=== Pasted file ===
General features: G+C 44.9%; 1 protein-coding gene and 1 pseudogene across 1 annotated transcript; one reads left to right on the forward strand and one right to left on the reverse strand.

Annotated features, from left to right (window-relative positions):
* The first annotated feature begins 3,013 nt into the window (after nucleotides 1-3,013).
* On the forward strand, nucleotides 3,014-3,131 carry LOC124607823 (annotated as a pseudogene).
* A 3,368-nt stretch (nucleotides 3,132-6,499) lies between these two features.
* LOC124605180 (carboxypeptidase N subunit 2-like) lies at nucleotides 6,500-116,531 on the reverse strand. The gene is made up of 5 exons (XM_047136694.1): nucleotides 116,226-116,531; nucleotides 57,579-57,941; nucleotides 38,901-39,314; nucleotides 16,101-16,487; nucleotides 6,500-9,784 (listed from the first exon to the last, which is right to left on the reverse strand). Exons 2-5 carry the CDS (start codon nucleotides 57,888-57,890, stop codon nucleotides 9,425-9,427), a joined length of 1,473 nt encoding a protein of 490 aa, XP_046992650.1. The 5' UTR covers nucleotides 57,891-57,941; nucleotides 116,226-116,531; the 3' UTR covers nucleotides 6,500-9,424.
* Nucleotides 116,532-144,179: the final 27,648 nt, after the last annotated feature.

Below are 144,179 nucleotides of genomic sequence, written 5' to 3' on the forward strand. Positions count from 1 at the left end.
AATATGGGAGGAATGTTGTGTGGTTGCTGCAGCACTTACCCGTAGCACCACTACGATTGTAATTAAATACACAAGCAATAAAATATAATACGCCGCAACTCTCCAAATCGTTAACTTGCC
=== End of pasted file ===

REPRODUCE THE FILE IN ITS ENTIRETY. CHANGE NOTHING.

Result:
General features: G+C 44.9%; 1 protein-coding gene and 1 pseudogene across 1 annotated transcript; one reads left to right on the forward strand and one right to left on the reverse strand.

Annotated features, from left to right (window-relative positions):
* The first annotated feature begins 3,013 nt into the window (after nucleotides 1-3,013).
* On the forward strand, nucleotides 3,014-3,131 carry LOC124607823 (annotated as a pseudogene).
* A 3,368-nt stretch (nucleotides 3,132-6,499) lies between these two features.
* LOC124605180 (carboxypeptidase N subunit 2-like) lies at nucleotides 6,500-116,531 on the reverse strand. The gene is made up of 5 exons (XM_047136694.1): nucleotides 116,226-116,531; nucleotides 57,579-57,941; nucleotides 38,901-39,314; nucleotides 16,101-16,487; nucleotides 6,500-9,784 (listed from the first exon to the last, which is right to left on the reverse strand). Exons 2-5 carry the CDS (start codon nucleotides 57,888-57,890, stop codon nucleotides 9,425-9,427), a joined length of 1,473 nt encoding a protein of 490 aa, XP_046992650.1. The 5' UTR covers nucleotides 57,891-57,941; nucleotides 116,226-116,531; the 3' UTR covers nucleotides 6,500-9,424.
* Nucleotides 116,532-144,179: the final 27,648 nt, after the last annotated feature.

Below are 144,179 nucleotides of genomic sequence, written 5' to 3' on the forward strand. Positions count from 1 at the left end.
AATATGGGAGGAATGTTGTGTGGTTGCTGCAGCACTTACCCGTAGCACCACTACGATTGTAATTAAATACACAAGCAATAAAATATAATACGCCGCAACTCTCCAAATCGTTAACTTGCC